United States District Court, E.D. Pennsylvania
Charles Talbert brings this civil action, pursuant to 42
U.S.C. § 1983, against the Pennsylvania Department of
Public Welfare (DP W) and DP W employee, Tina Wise, based on
the fact that DPW recovered a portion of his recent legal
settlement. Talbert seeks leave to proceed in forma
pauperis. The Court will grant Talbert leave to proceed
in forma pauperis and dismiss his complaint.
he was a pretrial detainee within the Philadelphia Prison
System, Talbert was injured in the course of an ileostomy
reversal surgery. The City of Philadelphia apparently
acquired funds from DPW to cover the costs of Talbert's
approximately thirty-day stay at the hospital. (Compl. ¶
8.) The complaint and letters attached to the complaint
reflect that DPW covered $74, 853.04 of Talbert's medical
filed a medical malpractice lawsuit against the Albert
Einstein Medical Center and the doctor who performed his
surgery. Ms. Wise sent a letter to the defendants'
attorney informing her that, in accordance with 62 Pa. Cons.
Stat. § 1409, DPW had "a first claim on any
judgment, award, or settlement to insure the reimbursement of
the Medicaid Program." Talbert sent a letter to Ms. Wise
objecting to DPW's interest. He subsequently settled his
medical malpractice case for a total of $7, 500, half of
which was allocated to DPW.
subsequently filed the instant case, pursuant to 42 U.S.C.
§ 1983, against DPW and Wise because he believes that
they "abused their State authority, to unlawfully
threaten, and take money" from his settlement. (Compl.
¶ 14.) He seeks damages.
STANDARD OF REVIEW
motion to proceed in forma pauperis is granted
because it appears that he is not capable of paying the fees
to commence this civil action. Accordingly, 28 U.S.C. §
1915(e)(2)(B)(ii) requires the Court to dismiss the complaint
if it fails to state a claim. To survive dismissal, the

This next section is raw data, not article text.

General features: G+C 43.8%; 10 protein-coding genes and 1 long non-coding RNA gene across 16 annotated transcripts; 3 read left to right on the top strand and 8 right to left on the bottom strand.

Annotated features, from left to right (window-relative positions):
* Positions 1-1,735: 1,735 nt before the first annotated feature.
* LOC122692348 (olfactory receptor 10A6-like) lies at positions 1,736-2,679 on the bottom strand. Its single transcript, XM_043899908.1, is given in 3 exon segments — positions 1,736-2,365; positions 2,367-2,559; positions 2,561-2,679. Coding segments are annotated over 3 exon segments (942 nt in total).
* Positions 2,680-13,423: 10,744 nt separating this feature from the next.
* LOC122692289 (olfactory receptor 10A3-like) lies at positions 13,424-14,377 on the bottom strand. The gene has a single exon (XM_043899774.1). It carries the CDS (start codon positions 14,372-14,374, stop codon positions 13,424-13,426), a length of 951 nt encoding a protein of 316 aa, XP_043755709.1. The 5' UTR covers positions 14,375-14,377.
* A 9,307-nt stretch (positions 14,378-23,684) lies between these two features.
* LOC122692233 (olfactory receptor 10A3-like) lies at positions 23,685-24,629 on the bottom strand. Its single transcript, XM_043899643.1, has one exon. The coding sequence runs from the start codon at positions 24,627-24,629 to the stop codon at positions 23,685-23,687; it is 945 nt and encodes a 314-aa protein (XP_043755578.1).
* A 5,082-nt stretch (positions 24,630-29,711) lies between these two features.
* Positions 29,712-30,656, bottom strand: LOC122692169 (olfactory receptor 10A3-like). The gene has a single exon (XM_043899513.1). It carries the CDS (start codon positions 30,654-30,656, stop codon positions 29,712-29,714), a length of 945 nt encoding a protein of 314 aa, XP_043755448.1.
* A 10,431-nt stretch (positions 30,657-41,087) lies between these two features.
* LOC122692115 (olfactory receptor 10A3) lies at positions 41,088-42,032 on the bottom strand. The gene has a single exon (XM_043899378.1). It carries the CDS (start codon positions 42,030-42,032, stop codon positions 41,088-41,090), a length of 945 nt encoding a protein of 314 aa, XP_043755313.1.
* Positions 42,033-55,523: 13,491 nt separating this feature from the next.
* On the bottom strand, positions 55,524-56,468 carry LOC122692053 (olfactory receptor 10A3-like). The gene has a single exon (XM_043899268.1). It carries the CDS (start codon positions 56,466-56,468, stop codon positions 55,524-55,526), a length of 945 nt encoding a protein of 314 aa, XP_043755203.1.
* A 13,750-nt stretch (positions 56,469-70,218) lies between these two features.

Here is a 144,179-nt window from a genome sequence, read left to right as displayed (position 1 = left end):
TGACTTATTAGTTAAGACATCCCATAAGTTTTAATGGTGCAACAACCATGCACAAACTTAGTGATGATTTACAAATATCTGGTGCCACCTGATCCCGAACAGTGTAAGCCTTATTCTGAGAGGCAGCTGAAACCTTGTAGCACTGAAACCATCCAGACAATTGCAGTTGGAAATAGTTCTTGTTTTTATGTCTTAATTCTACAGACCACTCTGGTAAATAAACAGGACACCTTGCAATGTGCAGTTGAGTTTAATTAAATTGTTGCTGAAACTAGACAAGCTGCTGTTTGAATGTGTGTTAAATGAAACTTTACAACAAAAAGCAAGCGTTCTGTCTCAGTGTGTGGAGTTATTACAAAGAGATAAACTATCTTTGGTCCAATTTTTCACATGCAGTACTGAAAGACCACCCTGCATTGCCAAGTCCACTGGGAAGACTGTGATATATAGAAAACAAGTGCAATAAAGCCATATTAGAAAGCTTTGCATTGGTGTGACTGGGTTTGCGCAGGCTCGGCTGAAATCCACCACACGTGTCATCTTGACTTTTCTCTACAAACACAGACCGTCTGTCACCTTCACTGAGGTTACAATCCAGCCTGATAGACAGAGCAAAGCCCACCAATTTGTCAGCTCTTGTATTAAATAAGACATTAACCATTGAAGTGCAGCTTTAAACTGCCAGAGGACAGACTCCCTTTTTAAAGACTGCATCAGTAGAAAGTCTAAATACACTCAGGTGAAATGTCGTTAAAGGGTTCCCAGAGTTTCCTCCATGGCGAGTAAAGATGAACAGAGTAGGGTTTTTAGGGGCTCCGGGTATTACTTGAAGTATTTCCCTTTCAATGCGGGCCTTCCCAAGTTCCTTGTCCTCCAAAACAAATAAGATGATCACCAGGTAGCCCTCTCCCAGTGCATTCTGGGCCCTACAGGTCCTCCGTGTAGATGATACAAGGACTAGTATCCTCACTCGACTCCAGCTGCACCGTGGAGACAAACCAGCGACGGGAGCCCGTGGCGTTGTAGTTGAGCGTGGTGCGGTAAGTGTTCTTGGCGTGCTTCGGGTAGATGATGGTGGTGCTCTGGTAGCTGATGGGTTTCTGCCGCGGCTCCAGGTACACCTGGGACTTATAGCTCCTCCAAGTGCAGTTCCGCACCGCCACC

complaint must contain "sufficient factual matter,
accepted as true, to state a claim to relief that is
plausible on its face." Ashcroft v. Iqbal, 556
U.S. 662, 678 (2009) (quotations omitted). "[M]ere
conclusory statements do not suffice." Id.
The Court may also consider exhibits attached to the
complaint. Buck v. Hampton Twp. Sch. Dist., 452 F.3d
256, 260 (3d Cir. 2006). As Talbert is proceeding pro
se, the Court construes his allegations liberally.
Higgs v. Att'y Gen., 655 F.3d 333, 339 (3d Cir.
state a claim under § 1983, a plaintiff must allege the
violation of a right secured by the Constitution and laws of
the United States, and must show that the alleged deprivation
was committed by a person acting under color of state
law." West v. Atkins, 487 U.S. 42, 48 (1988).
It is not clear what constitutional violation Talbert
believes occurred here. Accordingly, the Court will construe
the complaint as raising a procedural due process claim based
on DPW's recovery of a portion of Talbert's
settlement proceeds. "Fundamentally, procedural due
process requires notice and an opportunity to be heard"
in a meaningful time and manner. Mancini v. Northampton
Cnty., 836 F.3d 308, 315 (3d Cir. 2016) (citing
Mathews v. Eldridge, 424 U.S. 319, 333 (1976)).
law permits DPW to be reimbursed from a settlement when it
has paid medical costs related to the underlying claim as
long as DPW's recovery does not exceed half of the
Medicaid beneficiary's recovery after certain deductions.
See 62 Pa. Cons. Stat. § 1409; Shaffer-Doan
ex rel. Doan v. Com. Dep't of Pub. Welfare, 960 A.2d
500, 506 (Pa. Commw. Ct. 2008) ("The overarching purpose
of [The Fraud and Abuse Control Act] is to authorize DPW to
obtain compensation from third parties for benefits DPW paid
on behalf of a person injured by the third parties.");
see also Tristani ex rel. Karnes v. Richman, 652
F.3d 360, 370 & 377-78 (3d Cir. 2011) (holding that DPW
may legally assert a lien against a Medicaid
beneficiary's recovery relating to medical costs and that
Pennsylvania's allocation scheme is lawful because
beneficiaries have the ability to appeal). Letters attached
to the complaint reflect that Talbert received notice of
DPW's lien before he settled the case. If Talbert sought
to challenge the lien or the amount DPW recovered, he could
have litigated the matter in state court or appealed to the
Bureau of Hearings and Appeals. See 62 Pa. Cons.
Stat. § 1409; 55 Pa. Code § 259.3. Nothing in the
complaint suggests that those procedures are inadequate or
that Talbert even attempted to avail himself of them.
Accordingly, Talbert has not stated a due process claim.
Talbert's claims against DPW also fail because, as a
department of the Commonwealth, DPW is entitled to Eleventh
Amendment immunity and, in any event, is not a
"person" for purposes of § 1983. See Will
v. Mich. Dep't of State Police, 491 U.S. 58, 65-66
(1989); Betts v. New Castle Youth Dev. Ctr., 621
F.3d 249, 254-55 (3d Cir. 2010).
foregoing reasons, the Court will dismiss Talbert's
complaint. The Court will give Talbert leave to file an
amended complaint in light of the liberal standard governing
amendment. An ...